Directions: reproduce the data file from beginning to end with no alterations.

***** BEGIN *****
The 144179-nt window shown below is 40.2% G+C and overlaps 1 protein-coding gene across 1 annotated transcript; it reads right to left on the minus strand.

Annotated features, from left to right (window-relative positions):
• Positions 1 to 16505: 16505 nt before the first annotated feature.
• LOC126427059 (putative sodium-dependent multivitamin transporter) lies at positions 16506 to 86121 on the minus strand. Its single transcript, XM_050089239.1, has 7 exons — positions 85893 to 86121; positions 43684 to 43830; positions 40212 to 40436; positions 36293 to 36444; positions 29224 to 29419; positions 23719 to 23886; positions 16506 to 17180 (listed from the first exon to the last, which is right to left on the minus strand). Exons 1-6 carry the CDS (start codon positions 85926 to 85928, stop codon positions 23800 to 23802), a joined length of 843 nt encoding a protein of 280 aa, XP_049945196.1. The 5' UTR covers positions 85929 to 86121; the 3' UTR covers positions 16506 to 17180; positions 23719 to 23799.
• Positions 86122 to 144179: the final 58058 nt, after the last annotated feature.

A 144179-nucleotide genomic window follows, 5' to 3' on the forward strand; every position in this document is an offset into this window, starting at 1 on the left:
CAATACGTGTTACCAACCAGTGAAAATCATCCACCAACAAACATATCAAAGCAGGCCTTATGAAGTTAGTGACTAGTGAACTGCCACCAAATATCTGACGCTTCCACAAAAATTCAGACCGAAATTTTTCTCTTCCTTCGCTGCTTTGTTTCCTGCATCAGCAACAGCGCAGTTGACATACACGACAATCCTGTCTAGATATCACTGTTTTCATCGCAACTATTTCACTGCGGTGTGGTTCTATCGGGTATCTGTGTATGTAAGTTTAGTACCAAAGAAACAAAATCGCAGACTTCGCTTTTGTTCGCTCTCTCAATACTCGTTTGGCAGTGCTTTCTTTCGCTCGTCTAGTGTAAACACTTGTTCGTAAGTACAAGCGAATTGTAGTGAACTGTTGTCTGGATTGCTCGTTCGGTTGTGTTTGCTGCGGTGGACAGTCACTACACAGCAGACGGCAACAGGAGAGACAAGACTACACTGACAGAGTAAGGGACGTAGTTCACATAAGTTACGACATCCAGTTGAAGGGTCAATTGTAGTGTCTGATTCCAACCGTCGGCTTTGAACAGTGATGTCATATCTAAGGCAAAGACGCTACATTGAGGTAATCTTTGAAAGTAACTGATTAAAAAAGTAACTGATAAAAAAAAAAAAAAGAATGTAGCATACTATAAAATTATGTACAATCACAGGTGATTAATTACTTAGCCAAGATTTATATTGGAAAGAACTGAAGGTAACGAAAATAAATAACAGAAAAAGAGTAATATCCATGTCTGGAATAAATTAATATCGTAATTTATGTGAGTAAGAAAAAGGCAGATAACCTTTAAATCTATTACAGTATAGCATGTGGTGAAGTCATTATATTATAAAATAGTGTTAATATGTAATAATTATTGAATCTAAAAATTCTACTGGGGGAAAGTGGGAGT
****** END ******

The 144179-nt window shown below is 40.2% G+C and overlaps 1 protein-coding gene across 1 annotated transcript; it reads right to left on the minus strand.

Annotated features, from left to right (window-relative positions):
• Positions 1 to 16505: 16505 nt before the first annotated feature.
• LOC126427059 (putative sodium-dependent multivitamin transporter) lies at positions 16506 to 86121 on the minus strand. Its single transcript, XM_050089239.1, has 7 exons — positions 85893 to 86121; positions 43684 to 43830; positions 40212 to 40436; positions 36293 to 36444; positions 29224 to 29419; positions 23719 to 23886; positions 16506 to 17180 (listed from the first exon to the last, which is right to left on the minus strand). Exons 1-6 carry the CDS (start codon positions 85926 to 85928, stop codon positions 23800 to 23802), a joined length of 843 nt encoding a protein of 280 aa, XP_049945196.1. The 5' UTR covers positions 85929 to 86121; the 3' UTR covers positions 16506 to 17180; positions 23719 to 23799.
• Positions 86122 to 144179: the final 58058 nt, after the last annotated feature.

A 144179-nucleotide genomic window follows, 5' to 3' on the forward strand; every position in this document is an offset into this window, starting at 1 on the left:
CAATACGTGTTACCAACCAGTGAAAATCATCCACCAACAAACATATCAAAGCAGGCCTTATGAAGTTAGTGACTAGTGAACTGCCACCAAATATCTGACGCTTCCACAAAAATTCAGACCGAAATTTTTCTCTTCCTTCGCTGCTTTGTTTCCTGCATCAGCAACAGCGCAGTTGACATACACGACAATCCTGTCTAGATATCACTGTTTTCATCGCAACTATTTCACTGCGGTGTGGTTCTATCGGGTATCTGTGTATGTAAGTTTAGTACCAAAGAAACAAAATCGCAGACTTCGCTTTTGTTCGCTCTCTCAATACTCGTTTGGCAGTGCTTTCTTTCGCTCGTCTAGTGTAAACACTTGTTCGTAAGTACAAGCGAATTGTAGTGAACTGTTGTCTGGATTGCTCGTTCGGTTGTGTTTGCTGCGGTGGACAGTCACTACACAGCAGACGGCAACAGGAGAGACAAGACTACACTGACAGAGTAAGGGACGTAGTTCACATAAGTTACGACATCCAGTTGAAGGGTCAATTGTAGTGTCTGATTCCAACCGTCGGCTTTGAACAGTGATGTCATATCTAAGGCAAAGACGCTACATTGAGGTAATCTTTGAAAGTAACTGATTAAAAAAGTAACTGATAAAAAAAAAAAAAAGAATGTAGCATACTATAAAATTATGTACAATCACAGGTGATTAATTACTTAGCCAAGATTTATATTGGAAAGAACTGAAGGTAACGAAAATAAATAACAGAAAAAGAGTAATATCCATGTCTGGAATAAATTAATATCGTAATTTATGTGAGTAAGAAAAAGGCAGATAACCTTTAAATCTATTACAGTATAGCATGTGGTGAAGTCATTATATTATAAAATAGTGTTAATATGTAATAATTATTGAATCTAAAAATTCTACTGGGGGAAAGTGGGAGT